BRIEF DESCRIPTION OF THE DRAWINGS FIG. 1 is a plan view of the inventionwith some parts broken away;

FIG. 2 is an elevational sectional view taken along the line 2-2 of FIG. 1;

'FIG. 3 is an elevational sectional view taken along the line 33 of FIG. 1;

FIG. 4 is an elevational sectional view similar to FIG. 3 but showing one set of air cells inflated;

FIG. 5 is an elevational sectional view taken generally along the line 5-5 of FIG. 1 but showing both sets of air cells inflated;

FIG. 6 is an elevational sectional view taken along the longitudinal axis of the mattress and showing installation upon a bed with a patient thereon;

FIG. 7 is an elevational sectional view showing an altemate embodiment; and

FIG. 8 is a plan view of an alternate construction.

DESCRIPTION OF THE PREFERRED EMBODIMENTS For a better understanding of the present invention, together with other and further objects, advantages and capabilities thereof, reference is made to the following disclosure and appended claims in connection with the above-described drawings.

Referring to the drawings with greater particularity, there is shown in FIG. 1 a fluid containing mattress 10 incorporating the features of the invention. The mattress 10 comprises a patient supporting portion 12 adapted to contain a fixed amount of a suitable fluid, such as water or oil. Associated with portion 12 are means 14 for changing the depth of the fluid. Means 14 comprises two pairs of air cells 16 and 18 respectively, each pair comprising a small diameter cell 20 and a larger diameter cell 22. The pairs of cells 16 and 18 extend longitudinally along the outer edges of the substantially rectangular mattress 10..

The small diameter cells 20 are individually and independently fillable as at sealable intakes 24. The larger diameter cells 22 have a common sealable intake 26. The interconnection between the: spaced apart larger diameter cells 22 is accomplished via formed pillow sections 28 and 30 which are positioned at the head end 32 and the foot end 34 of the mattress l0. The patient supporting portion 12 is provided with a fluid intake 36, which is, of course, sealable.

The under surface of mattress 1.0 is provided with at least two sets of straps 38 for attaching mattress 10 to a conventional mattress 40, such as is shown in FIG. 6.

While many forms of construction are possible, preferred embodiments are shown in FIGS. 2-7. Referring specifically to FIG. 7 it will be seen that mattress 10 is constructed of three sheets of a suitable material, such as vinyl of about 0.020 in thickness. The sheets are rectangular and substantially of the same size, that is, they conform to the size of a conventional hospital mattress, and a first sheet 42 forms the bottom of mattress 10. A second sheet 44 overlies the first sheet and is sealed thereto completely around the peripheral edge as at 45. Two longitudinal seals 46 and 48 are spaced inwardly from the longitudinal, peripheral seal a distance sufficient to form the required diameter of larger cell 22. Two transverse seals 50and 52 (see FIG. I) are spaced inwardly from the transverse peripheral seal a distance sufficient to form thepillow sections 28 and 30. The common jointure areas between seals 46, 48, 50, and 52 are provided with interconnecting air passages 54, which can be simple areas of no-seal containing therein hollow plastic tubes 56 of sufficient rigidity to resist deformation when the fluid portion of the mattress is filled.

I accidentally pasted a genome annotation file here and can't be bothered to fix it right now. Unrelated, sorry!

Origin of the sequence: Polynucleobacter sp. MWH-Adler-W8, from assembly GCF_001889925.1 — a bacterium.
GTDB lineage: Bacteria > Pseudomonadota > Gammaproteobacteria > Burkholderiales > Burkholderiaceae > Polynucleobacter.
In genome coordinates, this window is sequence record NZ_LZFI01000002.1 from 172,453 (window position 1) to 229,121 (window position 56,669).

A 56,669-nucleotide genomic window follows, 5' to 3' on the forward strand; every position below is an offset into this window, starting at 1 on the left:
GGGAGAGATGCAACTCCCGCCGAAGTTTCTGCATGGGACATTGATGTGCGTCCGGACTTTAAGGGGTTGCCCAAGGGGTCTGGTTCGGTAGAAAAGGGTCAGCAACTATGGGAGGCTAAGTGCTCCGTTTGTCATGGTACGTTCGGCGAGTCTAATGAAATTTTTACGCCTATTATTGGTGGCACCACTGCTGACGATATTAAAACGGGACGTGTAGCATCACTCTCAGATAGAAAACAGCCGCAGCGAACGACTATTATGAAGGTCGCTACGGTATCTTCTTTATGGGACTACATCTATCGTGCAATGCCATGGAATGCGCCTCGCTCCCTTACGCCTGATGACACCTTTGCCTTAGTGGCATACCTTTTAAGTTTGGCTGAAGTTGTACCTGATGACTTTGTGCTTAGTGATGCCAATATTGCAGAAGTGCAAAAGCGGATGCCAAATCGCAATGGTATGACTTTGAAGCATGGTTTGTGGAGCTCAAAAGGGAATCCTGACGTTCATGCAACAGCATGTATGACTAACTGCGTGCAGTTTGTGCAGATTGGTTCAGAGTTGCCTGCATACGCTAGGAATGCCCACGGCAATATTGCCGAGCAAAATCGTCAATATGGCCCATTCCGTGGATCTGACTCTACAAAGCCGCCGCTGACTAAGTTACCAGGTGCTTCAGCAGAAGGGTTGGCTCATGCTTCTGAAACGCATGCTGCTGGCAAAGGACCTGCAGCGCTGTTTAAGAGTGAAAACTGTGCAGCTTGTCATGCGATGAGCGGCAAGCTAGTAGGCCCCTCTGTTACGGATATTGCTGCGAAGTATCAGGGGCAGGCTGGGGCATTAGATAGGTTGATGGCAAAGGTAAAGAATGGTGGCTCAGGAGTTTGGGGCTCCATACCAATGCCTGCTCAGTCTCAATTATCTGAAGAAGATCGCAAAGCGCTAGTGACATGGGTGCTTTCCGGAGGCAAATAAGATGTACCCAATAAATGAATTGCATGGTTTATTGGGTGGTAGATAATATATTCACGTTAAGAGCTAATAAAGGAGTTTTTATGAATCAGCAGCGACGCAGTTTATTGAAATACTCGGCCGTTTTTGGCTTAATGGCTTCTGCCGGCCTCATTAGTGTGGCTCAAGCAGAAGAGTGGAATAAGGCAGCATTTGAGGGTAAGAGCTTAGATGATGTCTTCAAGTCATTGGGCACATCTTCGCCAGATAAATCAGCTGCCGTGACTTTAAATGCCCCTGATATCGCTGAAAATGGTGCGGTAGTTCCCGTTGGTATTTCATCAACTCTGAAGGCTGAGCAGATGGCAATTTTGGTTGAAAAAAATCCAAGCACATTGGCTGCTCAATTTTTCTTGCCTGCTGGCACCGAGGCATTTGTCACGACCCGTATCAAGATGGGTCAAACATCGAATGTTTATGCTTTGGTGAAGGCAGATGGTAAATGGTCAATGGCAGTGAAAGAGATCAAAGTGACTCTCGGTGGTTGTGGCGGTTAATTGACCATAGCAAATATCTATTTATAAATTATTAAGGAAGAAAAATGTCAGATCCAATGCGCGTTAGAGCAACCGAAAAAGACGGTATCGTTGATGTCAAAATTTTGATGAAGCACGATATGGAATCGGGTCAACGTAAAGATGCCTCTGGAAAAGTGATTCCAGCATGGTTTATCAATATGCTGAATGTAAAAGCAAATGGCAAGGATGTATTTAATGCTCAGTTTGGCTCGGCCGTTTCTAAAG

A third sheet 58 overlies the first and second sheets and is sealed thereto about the peripheral edge. Two longitudinal seals 60 and 62 are consummated between the third sheet 58 and the second sheet 44, these seals being spaced inwardly from the peripheral seal a distance sufficient to form the smalldiameter cells 20. The remaining space 64 which exists between the cells provides the patient supporting portion 12 which will be filled with fluid.

Another embodiment of the invention is shown in FIGS. 2-6. Herein, the only difference between the construction described above is the addition of a fourth sheet 66 which overlies the third sheet 58 and is sealed thereto at its peripheral edge 68. In this embodiment it is the space between the fourth sheet and the third sheet that is filled with fluid, the area 64 between the third and second sheets becoming a dead air space and serving as added protection against leaks.

In use, generally the small diameter air cells, which are called stabilizing cells, are inflated to their required height and the patient supporting portion 12 is'filled with the necessary amount fluid, such as water. For a v mattress conformed for use with a typical hospital mattress, the amount will be about 20 gallons. It should be here noted that while the discussions herein revolve about hospital size beds, there is no reason why the instant invention could not be made to conform to double, queen or king size beds if so desired.

With only the small air cells 20 inflated, the depth of the fluid will be about 2 inches. By inflating the larger diameter air cells 22 (see FIG. 5) the transverse width of the mattress 10 is shortened, thus raising the depth of the fluid to about 6 inches. The transverse shortening of the mattress provides considerable slack in the top sheet of the mattress, whether this be third sheet 58 of FIG. 7 or fourth sheet 66 of FIG. 5, insuring that a patient lying thereon is truly supported by the fluid with all of its concommitant benefits, such as equal support and low pressure.